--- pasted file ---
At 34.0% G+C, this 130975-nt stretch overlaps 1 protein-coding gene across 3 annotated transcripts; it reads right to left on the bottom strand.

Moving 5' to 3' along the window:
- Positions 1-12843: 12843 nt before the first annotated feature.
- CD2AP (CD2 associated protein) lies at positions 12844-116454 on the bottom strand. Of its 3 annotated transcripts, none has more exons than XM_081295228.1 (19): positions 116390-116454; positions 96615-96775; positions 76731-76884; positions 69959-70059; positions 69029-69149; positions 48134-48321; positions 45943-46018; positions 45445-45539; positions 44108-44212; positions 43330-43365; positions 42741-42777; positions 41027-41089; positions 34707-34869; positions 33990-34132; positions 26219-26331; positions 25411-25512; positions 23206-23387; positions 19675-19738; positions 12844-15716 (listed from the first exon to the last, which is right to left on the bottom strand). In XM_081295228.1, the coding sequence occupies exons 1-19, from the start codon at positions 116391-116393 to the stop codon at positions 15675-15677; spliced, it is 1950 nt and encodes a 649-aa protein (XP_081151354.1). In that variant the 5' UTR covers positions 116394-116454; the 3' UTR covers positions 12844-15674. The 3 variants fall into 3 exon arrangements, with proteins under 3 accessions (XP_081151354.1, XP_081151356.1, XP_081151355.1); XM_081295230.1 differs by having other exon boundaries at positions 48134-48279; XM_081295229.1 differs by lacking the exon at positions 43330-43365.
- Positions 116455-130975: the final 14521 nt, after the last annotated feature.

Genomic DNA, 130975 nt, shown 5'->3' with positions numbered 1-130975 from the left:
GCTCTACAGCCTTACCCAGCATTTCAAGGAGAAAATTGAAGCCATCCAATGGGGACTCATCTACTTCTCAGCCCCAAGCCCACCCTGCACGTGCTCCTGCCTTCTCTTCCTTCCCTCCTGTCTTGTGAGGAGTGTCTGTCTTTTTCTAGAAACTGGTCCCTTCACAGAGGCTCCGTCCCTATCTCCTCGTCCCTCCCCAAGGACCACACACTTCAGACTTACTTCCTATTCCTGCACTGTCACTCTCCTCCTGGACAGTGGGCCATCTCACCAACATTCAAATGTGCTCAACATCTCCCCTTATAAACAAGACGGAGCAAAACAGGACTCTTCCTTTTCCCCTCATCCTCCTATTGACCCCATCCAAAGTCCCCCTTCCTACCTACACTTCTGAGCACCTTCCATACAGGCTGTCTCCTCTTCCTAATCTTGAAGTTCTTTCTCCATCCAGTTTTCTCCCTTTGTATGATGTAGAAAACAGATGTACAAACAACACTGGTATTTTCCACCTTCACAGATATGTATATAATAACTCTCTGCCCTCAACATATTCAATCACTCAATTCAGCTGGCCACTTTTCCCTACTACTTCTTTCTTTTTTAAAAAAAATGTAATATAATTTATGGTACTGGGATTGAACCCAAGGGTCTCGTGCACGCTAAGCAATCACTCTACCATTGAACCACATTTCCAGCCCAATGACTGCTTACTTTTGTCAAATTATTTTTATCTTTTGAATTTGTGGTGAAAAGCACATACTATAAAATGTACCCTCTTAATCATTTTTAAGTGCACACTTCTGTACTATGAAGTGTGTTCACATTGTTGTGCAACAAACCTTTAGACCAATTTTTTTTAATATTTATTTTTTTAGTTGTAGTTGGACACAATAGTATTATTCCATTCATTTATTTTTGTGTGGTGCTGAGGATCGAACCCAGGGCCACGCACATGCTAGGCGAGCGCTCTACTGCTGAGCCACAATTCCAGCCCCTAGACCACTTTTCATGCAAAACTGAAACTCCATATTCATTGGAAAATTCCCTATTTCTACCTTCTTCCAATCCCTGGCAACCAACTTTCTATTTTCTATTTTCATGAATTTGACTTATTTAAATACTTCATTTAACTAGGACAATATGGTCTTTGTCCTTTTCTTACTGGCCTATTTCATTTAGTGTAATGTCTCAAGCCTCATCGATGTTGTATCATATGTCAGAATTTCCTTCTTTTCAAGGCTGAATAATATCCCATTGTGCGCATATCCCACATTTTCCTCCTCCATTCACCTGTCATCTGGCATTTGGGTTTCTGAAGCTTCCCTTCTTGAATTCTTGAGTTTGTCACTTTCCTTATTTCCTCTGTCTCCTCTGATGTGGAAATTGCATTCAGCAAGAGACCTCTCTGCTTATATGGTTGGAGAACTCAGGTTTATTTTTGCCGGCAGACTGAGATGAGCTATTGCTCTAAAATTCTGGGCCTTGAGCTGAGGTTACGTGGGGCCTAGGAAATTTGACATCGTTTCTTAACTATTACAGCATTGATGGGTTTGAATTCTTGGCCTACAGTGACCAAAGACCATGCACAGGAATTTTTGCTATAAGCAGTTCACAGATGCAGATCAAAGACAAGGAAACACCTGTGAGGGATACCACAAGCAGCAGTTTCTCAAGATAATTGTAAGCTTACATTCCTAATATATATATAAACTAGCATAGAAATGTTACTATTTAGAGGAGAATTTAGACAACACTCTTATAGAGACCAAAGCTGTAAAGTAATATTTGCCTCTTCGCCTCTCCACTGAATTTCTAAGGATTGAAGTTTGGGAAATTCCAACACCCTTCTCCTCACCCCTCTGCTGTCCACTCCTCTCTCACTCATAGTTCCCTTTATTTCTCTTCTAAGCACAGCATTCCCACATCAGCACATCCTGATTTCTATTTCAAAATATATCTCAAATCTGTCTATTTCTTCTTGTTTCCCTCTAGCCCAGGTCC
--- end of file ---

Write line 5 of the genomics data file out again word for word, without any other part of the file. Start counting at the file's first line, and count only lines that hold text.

- Positions 116455-130975: the final 14521 nt, after the last annotated feature.